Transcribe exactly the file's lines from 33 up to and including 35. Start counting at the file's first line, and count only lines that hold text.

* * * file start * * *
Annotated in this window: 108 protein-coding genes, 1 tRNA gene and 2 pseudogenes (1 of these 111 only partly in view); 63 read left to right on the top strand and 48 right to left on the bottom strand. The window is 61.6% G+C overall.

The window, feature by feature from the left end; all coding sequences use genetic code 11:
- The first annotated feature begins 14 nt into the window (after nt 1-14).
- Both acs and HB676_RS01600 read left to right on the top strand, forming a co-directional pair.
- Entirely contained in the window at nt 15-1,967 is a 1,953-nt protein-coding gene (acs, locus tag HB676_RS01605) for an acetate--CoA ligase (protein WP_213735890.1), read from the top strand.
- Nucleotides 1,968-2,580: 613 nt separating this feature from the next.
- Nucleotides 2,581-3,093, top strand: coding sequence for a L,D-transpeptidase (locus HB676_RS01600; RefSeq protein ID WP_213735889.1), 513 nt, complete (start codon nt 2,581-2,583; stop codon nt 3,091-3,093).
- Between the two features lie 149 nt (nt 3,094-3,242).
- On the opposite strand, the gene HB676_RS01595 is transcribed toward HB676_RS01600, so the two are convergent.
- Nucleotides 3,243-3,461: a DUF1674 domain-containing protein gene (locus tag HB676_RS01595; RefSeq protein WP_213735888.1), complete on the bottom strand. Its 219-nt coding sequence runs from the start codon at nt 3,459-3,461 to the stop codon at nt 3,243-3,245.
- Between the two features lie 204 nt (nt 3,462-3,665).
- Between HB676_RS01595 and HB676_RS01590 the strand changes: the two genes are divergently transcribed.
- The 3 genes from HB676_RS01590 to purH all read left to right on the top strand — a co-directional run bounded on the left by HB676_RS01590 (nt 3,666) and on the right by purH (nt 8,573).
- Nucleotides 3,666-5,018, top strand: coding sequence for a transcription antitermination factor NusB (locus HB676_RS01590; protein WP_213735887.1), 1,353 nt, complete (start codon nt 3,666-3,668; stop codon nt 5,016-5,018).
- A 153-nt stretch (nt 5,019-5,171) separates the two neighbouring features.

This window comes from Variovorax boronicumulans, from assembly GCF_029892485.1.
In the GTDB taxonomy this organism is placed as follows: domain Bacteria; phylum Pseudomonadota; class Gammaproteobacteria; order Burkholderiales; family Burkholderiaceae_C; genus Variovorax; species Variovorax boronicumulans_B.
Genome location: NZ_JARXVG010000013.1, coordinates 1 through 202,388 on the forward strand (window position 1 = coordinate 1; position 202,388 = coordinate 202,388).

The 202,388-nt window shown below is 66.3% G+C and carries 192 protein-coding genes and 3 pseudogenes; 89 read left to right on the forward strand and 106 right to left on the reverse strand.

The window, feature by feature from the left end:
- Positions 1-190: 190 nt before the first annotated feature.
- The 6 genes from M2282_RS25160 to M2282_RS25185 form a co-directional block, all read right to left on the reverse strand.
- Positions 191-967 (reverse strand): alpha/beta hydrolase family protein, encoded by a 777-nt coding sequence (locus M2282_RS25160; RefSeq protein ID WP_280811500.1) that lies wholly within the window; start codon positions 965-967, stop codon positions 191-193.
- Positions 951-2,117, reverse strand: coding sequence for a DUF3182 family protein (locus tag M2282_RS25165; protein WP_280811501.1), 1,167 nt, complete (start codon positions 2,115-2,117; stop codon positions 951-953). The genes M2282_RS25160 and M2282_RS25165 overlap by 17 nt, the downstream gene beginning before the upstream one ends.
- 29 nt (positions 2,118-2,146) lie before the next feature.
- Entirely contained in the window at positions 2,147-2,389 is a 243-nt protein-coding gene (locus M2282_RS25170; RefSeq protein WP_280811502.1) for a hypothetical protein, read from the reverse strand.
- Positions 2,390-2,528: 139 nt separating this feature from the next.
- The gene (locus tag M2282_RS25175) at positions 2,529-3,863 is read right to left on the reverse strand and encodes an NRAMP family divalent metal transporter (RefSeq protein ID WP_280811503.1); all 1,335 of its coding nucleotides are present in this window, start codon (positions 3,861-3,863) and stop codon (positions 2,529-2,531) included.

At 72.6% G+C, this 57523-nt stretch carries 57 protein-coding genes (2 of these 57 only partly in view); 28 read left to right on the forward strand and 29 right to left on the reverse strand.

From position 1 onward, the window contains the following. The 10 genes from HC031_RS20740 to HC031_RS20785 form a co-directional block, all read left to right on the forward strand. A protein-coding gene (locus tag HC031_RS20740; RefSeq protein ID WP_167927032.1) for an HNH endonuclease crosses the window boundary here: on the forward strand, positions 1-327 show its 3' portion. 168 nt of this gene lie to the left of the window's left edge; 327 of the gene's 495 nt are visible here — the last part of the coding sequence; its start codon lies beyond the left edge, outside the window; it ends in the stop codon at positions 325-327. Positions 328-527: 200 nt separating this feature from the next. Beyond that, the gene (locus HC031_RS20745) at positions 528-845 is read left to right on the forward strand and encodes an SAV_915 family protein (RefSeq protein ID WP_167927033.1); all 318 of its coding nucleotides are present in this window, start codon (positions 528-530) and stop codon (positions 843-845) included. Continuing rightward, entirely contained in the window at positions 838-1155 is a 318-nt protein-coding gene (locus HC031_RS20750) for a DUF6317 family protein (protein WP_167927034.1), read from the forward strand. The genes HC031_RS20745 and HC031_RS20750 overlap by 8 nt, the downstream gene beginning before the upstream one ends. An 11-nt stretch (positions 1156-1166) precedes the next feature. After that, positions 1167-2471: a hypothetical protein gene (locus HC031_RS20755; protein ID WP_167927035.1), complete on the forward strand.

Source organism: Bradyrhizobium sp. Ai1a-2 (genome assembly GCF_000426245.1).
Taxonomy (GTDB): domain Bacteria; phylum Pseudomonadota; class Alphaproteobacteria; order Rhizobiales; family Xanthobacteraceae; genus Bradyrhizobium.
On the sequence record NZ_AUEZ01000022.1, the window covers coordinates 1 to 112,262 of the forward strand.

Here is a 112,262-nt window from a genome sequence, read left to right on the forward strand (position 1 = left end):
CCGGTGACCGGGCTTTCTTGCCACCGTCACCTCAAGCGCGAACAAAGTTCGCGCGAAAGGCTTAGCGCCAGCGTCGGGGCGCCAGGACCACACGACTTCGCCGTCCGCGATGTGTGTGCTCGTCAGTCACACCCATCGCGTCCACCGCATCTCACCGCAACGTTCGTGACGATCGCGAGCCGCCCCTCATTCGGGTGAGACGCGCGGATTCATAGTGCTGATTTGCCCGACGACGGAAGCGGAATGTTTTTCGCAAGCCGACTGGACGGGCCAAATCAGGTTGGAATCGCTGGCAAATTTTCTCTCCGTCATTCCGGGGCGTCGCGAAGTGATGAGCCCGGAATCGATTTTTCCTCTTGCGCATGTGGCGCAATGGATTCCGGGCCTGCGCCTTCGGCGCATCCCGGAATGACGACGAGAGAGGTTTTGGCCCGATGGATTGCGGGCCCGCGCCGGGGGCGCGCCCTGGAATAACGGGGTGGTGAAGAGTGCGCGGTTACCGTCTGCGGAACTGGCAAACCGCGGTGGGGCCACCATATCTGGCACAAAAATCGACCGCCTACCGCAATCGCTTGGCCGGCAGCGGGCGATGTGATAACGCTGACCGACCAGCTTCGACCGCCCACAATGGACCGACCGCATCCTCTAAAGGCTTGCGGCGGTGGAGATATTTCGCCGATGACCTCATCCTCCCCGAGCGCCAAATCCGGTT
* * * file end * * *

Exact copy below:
On the sequence record NZ_AUEZ01000022.1, the window covers coordinates 1 to 112,262 of the forward strand.

Here is a 112,262-nt window from a genome sequence, read left to right on the forward strand (position 1 = left end):
CCGGTGACCGGGCTTTCTTGCCACCGTCACCTCAAGCGCGAACAAAGTTCGCGCGAAAGGCTTAGCGCCAGCGTCGGGGCGCCAGGACCACACGACTTCGCCGTCCGCGATGTGTGTGCTCGTCAGTCACACCCATCGCGTCCACCGCATCTCACCGCAACGTTCGTGACGATCGCGAGCCGCCCCTCATTCGGGTGAGACGCGCGGATTCATAGTGCTGATTTGCCCGACGACGGAAGCGGAATGTTTTTCGCAAGCCGACTGGACGGGCCAAATCAGGTTGGAATCGCTGGCAAATTTTCTCTCCGTCATTCCGGGGCGTCGCGAAGTGATGAGCCCGGAATCGATTTTTCCTCTTGCGCATGTGGCGCAATGGATTCCGGGCCTGCGCCTTCGGCGCATCCCGGAATGACGACGAGAGAGGTTTTGGCCCGATGGATTGCGGGCCCGCGCCGGGGGCGCGCCCTGGAATAACGGGGTGGTGAAGAGTGCGCGGTTACCGTCTGCGGAACTGGCAAACCGCGGTGGGGCCACCATATCTGGCACAAAAATCGACCGCCTACCGCAATCGCTTGGCCGGCAGCGGGCGATGTGATAACGCTGACCGACCAGCTTCGACCGCCCACAATGGACCGACCGCATCCTCTAAAGGCTTGCGGCGGTGGAGATATTTCGCCGATGACCTCATCCTCCCCGAGCGCCAAATCCGGTT